prevent the violation of the laws and ordinances, especially 
of those the violation of which has a tendency to the breach 
of the peace. 

Another circumstance, for which the last year has been 
remarkable, is the exemption of the City from the destruc- 
tion of property by fire ; the amount of loss since the first 
of January last being ^48,618 00, of which ^25,000 were 
lost at a single fire, about three weeks since. While we 
are grateful for this mercy of an over-ruling Providence, we 
must not be unmindful of the efficient services of those of 
our fellow-citizens whose particular task it is to contend 

1839. CITY DOCUMENT.— No. 2. 9 

with this fearful enemy, and who have uniformly shown 
themselves prompt and able to check its ravages. It is the 
opinion of many whose experience gives weight to their 
judgment, that considering the increased number of reser- 
voirs, the character, the alacrity and the discipline of the 
Fire Department, and the care exercised to keep the appa- 
ratus in good condition, the City was never better guarded 
against danger from fire than at the present time ; so that 
the somewhat greater expenditure required by the existing 
system of the department may, perhaps, be compensated by 
additional security. It gives me great pleasure to bear tes- 
timony to the uniformly correct deportment of those vifho 
have charge of this important branch of the public service. 
Another interest of the City, of greater moment than any 
I have mentioned, is that of public instruction. , The school 
sy^stem -of Boston has done more than any thing else to pro- 
duce the character by which the City has long been distin- 
guished ; and as the population increases, it becomes of 
more and more importance that the system should be adher- 
ed to and improved. During the past year one new gram- 
mar school house has been erected at East Boston, and one 
in Bennet street has been rebuilt, of a larger size and better 
construction. Three others, — situated in Hawkins street, 
Mason street, and South Boston, — -have been greatly im- 
proved in their internal arrangement; and a committee of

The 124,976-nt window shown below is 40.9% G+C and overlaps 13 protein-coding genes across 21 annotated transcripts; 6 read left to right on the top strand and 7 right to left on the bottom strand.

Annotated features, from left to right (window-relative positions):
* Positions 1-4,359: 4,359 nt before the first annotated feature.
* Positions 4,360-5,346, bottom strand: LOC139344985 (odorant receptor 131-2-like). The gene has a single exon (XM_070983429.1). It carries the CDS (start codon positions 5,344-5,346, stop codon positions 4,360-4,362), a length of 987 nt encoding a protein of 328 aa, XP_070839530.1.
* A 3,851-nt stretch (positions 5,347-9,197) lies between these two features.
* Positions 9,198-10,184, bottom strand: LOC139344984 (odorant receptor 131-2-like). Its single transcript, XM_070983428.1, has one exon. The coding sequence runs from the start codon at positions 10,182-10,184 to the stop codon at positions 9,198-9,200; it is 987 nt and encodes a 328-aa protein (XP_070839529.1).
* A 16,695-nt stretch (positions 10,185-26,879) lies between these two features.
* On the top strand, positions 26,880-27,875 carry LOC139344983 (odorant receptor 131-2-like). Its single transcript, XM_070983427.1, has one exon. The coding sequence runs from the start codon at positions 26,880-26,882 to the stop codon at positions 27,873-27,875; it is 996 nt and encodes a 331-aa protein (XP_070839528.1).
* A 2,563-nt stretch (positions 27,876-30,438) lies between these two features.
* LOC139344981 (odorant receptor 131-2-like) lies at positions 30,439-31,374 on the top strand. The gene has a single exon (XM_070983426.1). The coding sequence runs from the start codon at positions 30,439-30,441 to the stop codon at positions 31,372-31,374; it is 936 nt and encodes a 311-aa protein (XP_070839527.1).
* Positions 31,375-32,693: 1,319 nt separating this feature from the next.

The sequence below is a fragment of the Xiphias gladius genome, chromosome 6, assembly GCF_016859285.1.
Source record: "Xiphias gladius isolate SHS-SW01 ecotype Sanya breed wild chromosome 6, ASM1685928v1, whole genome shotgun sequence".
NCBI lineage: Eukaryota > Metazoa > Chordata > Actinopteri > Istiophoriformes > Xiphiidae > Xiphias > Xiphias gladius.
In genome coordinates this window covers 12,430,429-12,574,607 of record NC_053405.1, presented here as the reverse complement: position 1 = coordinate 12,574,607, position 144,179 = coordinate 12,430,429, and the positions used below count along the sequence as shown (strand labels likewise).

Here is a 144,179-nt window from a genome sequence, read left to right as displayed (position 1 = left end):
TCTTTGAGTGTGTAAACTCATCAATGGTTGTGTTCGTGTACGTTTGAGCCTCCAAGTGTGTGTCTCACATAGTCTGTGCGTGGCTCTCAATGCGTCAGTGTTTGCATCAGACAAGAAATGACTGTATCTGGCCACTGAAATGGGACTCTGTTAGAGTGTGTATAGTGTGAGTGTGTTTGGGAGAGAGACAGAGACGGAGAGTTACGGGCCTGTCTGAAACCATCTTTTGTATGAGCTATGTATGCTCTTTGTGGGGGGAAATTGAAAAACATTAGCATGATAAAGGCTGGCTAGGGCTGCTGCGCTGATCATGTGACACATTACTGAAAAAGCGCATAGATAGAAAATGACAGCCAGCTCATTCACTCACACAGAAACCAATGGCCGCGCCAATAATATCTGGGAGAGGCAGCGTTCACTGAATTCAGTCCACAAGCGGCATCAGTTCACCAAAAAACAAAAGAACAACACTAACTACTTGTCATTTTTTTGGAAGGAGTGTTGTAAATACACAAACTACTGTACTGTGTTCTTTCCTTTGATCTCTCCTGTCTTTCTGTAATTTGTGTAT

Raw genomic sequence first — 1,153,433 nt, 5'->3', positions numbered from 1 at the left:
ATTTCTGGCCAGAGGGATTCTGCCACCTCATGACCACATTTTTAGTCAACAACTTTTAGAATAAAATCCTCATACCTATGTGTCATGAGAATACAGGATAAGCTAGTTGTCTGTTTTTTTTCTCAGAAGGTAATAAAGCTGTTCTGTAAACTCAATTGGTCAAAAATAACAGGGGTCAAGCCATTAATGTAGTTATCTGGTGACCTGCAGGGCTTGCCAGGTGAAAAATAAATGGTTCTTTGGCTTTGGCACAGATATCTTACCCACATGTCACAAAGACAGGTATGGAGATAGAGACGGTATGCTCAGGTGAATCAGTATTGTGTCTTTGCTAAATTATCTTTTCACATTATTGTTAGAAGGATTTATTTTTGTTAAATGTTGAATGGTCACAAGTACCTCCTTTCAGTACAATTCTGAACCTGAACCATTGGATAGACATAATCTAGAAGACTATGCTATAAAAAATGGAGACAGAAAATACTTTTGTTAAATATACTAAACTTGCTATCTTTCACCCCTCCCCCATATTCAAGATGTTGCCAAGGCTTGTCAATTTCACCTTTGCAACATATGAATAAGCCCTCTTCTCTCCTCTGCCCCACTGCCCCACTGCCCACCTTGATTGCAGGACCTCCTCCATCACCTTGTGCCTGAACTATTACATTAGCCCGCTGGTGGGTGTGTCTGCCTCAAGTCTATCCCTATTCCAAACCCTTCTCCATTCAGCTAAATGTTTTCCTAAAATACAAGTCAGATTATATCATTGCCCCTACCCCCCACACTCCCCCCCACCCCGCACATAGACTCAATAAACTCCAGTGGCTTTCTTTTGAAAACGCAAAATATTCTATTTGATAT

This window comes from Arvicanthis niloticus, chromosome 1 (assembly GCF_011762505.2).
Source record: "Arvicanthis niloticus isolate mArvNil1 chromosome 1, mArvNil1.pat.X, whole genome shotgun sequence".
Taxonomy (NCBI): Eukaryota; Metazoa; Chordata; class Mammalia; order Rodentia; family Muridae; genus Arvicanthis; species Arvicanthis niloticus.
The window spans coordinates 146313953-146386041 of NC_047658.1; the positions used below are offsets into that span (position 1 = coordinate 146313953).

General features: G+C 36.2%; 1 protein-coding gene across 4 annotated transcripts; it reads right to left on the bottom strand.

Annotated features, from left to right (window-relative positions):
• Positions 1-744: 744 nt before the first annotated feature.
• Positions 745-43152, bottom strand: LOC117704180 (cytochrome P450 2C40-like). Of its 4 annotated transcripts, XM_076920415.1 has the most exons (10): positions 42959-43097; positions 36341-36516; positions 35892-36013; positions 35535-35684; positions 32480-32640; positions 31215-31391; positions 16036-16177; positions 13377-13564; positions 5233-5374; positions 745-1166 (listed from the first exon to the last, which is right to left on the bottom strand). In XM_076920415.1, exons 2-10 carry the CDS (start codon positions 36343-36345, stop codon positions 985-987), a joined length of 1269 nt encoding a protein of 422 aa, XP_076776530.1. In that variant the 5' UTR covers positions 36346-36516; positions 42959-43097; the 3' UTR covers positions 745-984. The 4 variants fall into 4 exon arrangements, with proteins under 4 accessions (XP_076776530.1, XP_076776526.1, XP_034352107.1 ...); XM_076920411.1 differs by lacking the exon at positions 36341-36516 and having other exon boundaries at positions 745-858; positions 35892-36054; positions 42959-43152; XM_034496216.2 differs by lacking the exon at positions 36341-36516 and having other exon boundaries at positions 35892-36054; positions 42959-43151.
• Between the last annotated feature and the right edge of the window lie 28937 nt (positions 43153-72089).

the City Council have recommended that a sufficient sum be 
provided in the next annual appropriation bill, for the erec- 
tion of another on the land belonging to the City, on Cooper 
street. Should this be done, the City will have fourteen 
grammar schools, capable of accommodating from six to sev- 
en thousand children, from seven to fifteen years of age. 
This may reasonably be expected to suffice for the present; 
and if suitable attention be paid to the wholesomeness of the 
rooms, and the school committee continue to exercise the 
vigilant care, and ever wakeful am.bition for the improve- 
ment of the modes of instruction, which have of late years 
distinguished them, there will be little to be feared, unless it 



be an excess of intellectual excitement in the tender minds 
of the pupils. Besides the grammar schools, there are no 
less than eighty-five primary schools, for children from four 
to seven years of age, the rapid increase of vs^hich demon- 
strates at once the utility of the system, and the just appre- 
ciation of its advantages by the inhabitants'. More than five 
thousand children are taught in these schools. Forty-two of 
the rooms in v^hich they are instructed belong to the City, 
and it is of much importance that they should all be the pro- 
perty of the public, as they can then be constructed in a far 
better manner for the purpose than rooms in private houses. 
The annual appropriation for the erection of primary school 
houses has for several years past been ^ 12,500, and the gain 
of school rooms over the increase in the number of schools 
is so slow^, that it may be deemed advisable to enlarge that 
appropriation till the supply of public rooms shall be more 
nearly adequate to the existing wants of the community.